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Selfish mining attack

Selfish mining attack

A selfish mining attack, or block withholding attack, is when a cryptocurrency miner decides to keep a valid block they have successfully mined secret instead of broadcasting it to the network.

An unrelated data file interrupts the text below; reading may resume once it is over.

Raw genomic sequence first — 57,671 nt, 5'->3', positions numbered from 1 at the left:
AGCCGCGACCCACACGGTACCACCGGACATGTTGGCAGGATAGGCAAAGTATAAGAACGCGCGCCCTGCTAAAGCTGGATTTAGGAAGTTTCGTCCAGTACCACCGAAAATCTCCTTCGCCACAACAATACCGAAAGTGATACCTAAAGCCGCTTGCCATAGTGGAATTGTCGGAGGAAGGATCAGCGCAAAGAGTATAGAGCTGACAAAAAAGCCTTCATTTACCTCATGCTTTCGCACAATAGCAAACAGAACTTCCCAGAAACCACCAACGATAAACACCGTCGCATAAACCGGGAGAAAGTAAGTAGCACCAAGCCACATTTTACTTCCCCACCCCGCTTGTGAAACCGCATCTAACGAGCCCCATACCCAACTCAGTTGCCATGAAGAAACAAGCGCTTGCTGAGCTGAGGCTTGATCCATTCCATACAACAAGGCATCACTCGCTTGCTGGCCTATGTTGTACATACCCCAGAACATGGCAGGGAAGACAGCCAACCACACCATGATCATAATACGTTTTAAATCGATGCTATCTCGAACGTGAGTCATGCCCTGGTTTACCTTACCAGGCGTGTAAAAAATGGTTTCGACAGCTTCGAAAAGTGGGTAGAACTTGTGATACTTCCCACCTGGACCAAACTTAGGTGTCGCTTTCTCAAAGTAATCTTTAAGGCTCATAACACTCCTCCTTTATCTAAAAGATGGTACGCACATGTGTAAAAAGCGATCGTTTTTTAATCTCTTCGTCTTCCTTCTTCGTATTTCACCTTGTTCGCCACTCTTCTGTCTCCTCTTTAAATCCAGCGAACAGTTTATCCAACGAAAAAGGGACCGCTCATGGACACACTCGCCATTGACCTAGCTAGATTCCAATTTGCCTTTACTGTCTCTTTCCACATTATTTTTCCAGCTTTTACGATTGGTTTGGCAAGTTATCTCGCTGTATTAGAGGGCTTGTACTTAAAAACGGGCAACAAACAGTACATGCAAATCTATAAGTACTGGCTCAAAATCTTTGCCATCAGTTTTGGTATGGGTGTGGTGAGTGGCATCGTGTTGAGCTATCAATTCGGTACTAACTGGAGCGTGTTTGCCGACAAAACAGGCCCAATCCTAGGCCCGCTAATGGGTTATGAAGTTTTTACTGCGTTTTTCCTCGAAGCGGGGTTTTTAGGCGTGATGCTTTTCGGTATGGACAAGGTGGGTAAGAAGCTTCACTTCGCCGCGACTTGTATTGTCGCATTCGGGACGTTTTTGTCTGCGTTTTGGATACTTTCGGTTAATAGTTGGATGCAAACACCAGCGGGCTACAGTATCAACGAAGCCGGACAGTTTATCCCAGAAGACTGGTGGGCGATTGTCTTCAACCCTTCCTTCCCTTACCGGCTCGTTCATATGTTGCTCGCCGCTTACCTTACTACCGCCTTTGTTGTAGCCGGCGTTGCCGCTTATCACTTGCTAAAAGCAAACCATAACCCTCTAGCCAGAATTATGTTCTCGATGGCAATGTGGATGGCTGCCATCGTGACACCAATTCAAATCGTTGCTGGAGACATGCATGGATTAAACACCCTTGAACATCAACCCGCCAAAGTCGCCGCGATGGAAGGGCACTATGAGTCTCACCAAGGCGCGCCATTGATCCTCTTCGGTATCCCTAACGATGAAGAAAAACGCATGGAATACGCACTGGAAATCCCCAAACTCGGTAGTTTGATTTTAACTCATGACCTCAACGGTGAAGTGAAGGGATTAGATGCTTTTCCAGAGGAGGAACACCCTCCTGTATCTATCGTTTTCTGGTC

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The minimum profitable threshold, using the Markov chain model, has been demonstrated to be symmetric around 21.48% if two miners in a pool are engaging in profitable selfish mining. Research using Markov chain models demonstrates that two selfish miners are profitable after 51 rounds of difficulty adjustments (approximately 714 days for Bitcoin) if both their hashrates are 22% (which is slightly higher than the profitability threshold of the mining pool which is 21.48%), and are profitable after 5 rounds (approximately 70 days for Bitcoin) of difficulty adjustment if their hashrates are 33%. Profitable selfish mining becomes more difficult to successfully execute as the number of selfish miners in a mining pool increases, and/or the miners choose to increase their selfish mining hashrates because their is a negative correlation between the profitable time of selfish miners and their mining power.

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